That’s the extent of the acceleration in Mac OS X “attacks and breeches,” a crank call? There are yet no viruses for Mac OS X, and all the malware that exists is proof of concept ideas hatched in a lab. Strike two for Rist in trying to write about security issues.
Even so, he concedes, “once the personal firewall is up and the AV installed, I’d fully expect to see far, far fewer security-related problems from my Mac clients than my Windows clients.”
Many Words, Little Point.
On the subject of reliability, Rist beats up Artie MacStrawman for insisting that Mac OS X apps never crash. He then provides some recollected figures for estimating how many times he has noticed a Mac app crash compared to Vista crashes. He passes by saying, “Apple’s probably less crash-prone overall.”
On the subject of software compatibility, Rist says Apple “treats third-party developers like the proverbial redheaded stepchild, which results in significantly fewer third-party software options for Apple users than Windows users,” then follows up with the genius, “When it comes to mission-critical, vertical-type business software, Windows clients far outnumber Apple clients. If they didn’t, Macs would be populating a much larger number of corporate desktops.”
How does this guy get work writing? By the end of page one, Rist had said nothing at all. On page two, Rist really gets going. He starts off referring to “Apple jihaders,” as if he has a fundamentalist shock radio show rather than a column designed to inform IT managers.
Rist says people don’t want to retrain employees to use Macs, and then suggests that retraining users for the significantly different Vista would not be an issue. He gives the Mac a “grudging” pass again and moves to hardware.
Mac OS X’s Hardware Features.
He says that Gateway has more USB ports and a finger print scanner in the same form factor for less cost, without outlining his comments with any factual basis. He then complains that his MacBook suffered a hard drive failure after four months. “That’s a pretty short time frame for serious hardware failure,” Rist wrote.
It’s odd that hardware issues are being outlined in an article about “why Mac OS X sucks,” but someone writing to an audience of experienced IT users should be aware that computing hardware–particularly hard drives–is most likely to fail in its first few months. Past that break in period, most hard drives typically have a relatively stable three year life span, after which problems become statistically more likely to occur.
It’s called the bathtub lifespan curve, because like the contour of a tub, it starts high, then drops low for a long stretch, then begins to rise again. Clearly, Rist doesn’t know what he’s talking about at all, even when complaining about consumer Mac hardware in the context of Mac OS X as a business operating system.
Dude, You’re Being a Shill.
After “passing” all of his categories, Rist then fails Mac OS X in “business orientation.” There are good and justified reasons for faulting Apple in the IT arena, but Rist doesn’t mention a single one. Instead, he prattles on about Apple’s consumer ads, and how they portray the typical Mac user with a “SOHO, I’m-cooler-than-you, coffee house image.”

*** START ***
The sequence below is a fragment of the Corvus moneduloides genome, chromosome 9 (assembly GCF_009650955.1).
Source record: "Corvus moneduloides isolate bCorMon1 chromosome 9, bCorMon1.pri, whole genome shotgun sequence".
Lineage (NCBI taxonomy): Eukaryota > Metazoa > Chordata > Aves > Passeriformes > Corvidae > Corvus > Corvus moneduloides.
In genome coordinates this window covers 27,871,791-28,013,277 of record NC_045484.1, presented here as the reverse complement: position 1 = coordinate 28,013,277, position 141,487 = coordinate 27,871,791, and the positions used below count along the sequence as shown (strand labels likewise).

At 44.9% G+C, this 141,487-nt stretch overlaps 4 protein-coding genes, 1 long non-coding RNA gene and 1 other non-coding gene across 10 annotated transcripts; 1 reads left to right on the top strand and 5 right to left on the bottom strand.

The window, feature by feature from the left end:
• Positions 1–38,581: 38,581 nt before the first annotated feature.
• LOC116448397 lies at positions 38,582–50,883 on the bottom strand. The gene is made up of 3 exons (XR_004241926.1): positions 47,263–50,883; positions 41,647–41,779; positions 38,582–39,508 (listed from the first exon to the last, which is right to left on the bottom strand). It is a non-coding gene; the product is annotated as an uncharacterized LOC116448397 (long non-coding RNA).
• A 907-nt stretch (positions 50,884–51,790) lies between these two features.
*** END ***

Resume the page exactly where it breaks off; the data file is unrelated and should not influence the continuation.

For all the dittoheads who like to repeat this idea, I’d like to remind you all that Dell’s memorable mascot was a smirky pothead who couldn’t finish sentences beyond, “Dude, you’re gettin’ a Dell! (excited thumbs up).”
That had no impact on Dell’s Enterprise sales, because serious enterprise users don’t make their decisions based on watching prime time TV and deciding whether they like the advertisements targeted at families. So please shut up about the Justin Long and John Hodgman Get a Mac ads.
Enterprise Worthy Dell Pothead Vs. the Too Good for You Coffee Drinking Mac.
Rist is a “senior senior contributing editor” at InfoWorld. With this sort of incompetence and ignorance, it makes one wonder what kind of single celled organisms must pass for junior editors at IDC and its various ComputerWorld, PC World, and InfoWorld properties.
While writing “a column devoted to running Microsoft technologies in medium and large enterprise environments,” Rist only notes experience in running a small Microsoft-oriented software business and writing for rags like Computer Shopper. That qualifies him as a Microsoft shill, but not as a columnist offering advice about ‘medium and large enterprise’ IT environments.
Rist is nominated for Pink, White and Brown Zoons.
Microsoft’s Pseudo-Philanthropy in New Orleans.
Bob Emery notes that Microsoft is offering free software for hurricane-hit businesses in the devastated New Orleans area. However, in order to qualify, users have to sign up for a three year plan, of which Microsoft only covers the first year.
A local paper noted “For the typical small business of 50 employees and 25 personal computers licensing Microsoft Windows Vista and the Office 2007 suite of programs, the free year can result in savings of as much as $12,050.”
Of course, what that really means is that recovering small businesses will actually have to shell out $24,100 just for software licenses, in addition to buying computers capable of running Vista. One might think that a company earning $50 billion in revenues might be able to offer more than an advertisement to struggling businesses, particularly since software costs Microsoft nothing to deliver.
Votes toward Microsoft’s headline friendly, fake philanthropy will help the company earn its White Zoon for its WGA fiasco.
Vote in the Forum and add your comments.
- Pink : George Ou, ZDNet, CNET
- White : Windows Genuine Advantage, Microsoft
- Brown : George Ou, ZDNet, CNET